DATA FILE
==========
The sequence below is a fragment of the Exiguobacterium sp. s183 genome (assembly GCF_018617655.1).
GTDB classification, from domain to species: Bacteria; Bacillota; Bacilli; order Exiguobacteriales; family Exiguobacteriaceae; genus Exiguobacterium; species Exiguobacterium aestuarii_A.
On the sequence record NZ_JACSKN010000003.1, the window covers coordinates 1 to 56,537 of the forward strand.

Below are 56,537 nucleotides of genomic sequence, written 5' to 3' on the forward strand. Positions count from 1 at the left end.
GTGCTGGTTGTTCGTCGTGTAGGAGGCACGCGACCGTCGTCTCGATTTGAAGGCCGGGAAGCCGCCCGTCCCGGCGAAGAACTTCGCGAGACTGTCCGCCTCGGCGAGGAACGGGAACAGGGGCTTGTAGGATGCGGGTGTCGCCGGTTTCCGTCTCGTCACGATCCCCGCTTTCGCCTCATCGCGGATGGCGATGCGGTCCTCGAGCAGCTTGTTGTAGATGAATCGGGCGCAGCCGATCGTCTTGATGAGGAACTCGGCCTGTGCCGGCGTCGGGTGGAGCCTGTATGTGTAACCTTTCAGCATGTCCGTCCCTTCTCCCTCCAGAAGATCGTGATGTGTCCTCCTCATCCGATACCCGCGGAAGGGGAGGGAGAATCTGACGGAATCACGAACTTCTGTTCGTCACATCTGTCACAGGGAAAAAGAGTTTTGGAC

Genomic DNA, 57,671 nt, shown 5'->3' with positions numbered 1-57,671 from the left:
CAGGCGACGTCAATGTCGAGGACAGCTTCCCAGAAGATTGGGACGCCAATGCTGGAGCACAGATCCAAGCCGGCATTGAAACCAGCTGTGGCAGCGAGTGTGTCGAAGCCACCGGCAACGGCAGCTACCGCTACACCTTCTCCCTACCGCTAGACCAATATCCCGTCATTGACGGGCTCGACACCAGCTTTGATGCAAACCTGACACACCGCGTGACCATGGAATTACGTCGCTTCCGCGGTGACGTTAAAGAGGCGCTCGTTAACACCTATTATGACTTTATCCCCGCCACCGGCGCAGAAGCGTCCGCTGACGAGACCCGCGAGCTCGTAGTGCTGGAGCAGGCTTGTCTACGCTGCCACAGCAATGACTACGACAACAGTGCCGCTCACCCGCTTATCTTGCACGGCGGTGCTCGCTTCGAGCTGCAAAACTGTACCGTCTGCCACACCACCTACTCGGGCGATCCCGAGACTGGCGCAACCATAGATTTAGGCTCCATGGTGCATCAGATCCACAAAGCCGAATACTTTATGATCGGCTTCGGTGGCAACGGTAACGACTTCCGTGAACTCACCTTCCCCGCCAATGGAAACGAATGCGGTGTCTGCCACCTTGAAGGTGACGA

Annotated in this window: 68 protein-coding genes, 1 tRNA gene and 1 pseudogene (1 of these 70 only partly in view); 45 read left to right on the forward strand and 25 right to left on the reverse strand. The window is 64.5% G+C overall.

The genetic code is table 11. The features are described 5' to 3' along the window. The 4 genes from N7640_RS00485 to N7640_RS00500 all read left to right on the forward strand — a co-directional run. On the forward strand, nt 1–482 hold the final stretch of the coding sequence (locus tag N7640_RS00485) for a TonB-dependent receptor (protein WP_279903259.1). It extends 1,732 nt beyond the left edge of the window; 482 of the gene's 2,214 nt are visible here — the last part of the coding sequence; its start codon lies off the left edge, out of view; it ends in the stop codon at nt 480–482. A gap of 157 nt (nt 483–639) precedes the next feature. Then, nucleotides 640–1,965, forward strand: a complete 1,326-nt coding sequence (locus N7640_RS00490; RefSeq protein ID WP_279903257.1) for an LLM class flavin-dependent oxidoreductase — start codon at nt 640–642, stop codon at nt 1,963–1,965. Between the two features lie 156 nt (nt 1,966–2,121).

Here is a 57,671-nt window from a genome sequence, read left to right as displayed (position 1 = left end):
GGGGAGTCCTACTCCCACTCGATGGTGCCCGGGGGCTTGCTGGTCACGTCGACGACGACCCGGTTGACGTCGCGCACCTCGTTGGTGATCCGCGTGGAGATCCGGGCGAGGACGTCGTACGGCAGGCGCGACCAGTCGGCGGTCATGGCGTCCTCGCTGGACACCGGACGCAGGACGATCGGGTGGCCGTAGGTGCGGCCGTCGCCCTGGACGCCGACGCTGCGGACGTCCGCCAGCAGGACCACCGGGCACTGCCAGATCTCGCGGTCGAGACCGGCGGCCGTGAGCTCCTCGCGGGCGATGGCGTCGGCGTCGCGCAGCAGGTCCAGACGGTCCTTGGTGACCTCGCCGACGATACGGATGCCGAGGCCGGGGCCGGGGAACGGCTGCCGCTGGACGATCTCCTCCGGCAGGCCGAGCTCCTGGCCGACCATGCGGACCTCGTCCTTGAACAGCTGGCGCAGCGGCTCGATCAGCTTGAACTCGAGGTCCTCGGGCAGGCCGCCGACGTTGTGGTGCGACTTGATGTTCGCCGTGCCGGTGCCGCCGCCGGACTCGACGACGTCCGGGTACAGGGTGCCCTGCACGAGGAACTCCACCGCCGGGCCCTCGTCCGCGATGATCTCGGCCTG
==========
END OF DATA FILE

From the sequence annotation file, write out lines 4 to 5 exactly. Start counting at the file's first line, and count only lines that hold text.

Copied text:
Below are 56,537 nucleotides of genomic sequence, written 5' to 3' on the forward strand. Positions count from 1 at the left end.
GTGCTGGTTGTTCGTCGTGTAGGAGGCACGCGACCGTCGTCTCGATTTGAAGGCCGGGAAGCCGCCCGTCCCGGCGAAGAACTTCGCGAGACTGTCCGCCTCGGCGAGGAACGGGAACAGGGGCTTGTAGGATGCGGGTGTCGCCGGTTTCCGTCTCGTCACGATCCCCGCTTTCGCCTCATCGCGGATGGCGATGCGGTCCTCGAGCAGCTTGTTGTAGATGAATCGGGCGCAGCCGATCGTCTTGATGAGGAACTCGGCCTGTGCCGGCGTCGGGTGGAGCCTGTATGTGTAACCTTTCAGCATGTCCGTCCCTTCTCCCTCCAGAAGATCGTGATGTGTCCTCCTCATCCGATACCCGCGGAAGGGGAGGGAGAATCTGACGGAATCACGAACTTCTGTTCGTCACATCTGTCACAGGGAAAAAGAGTTTTGGAC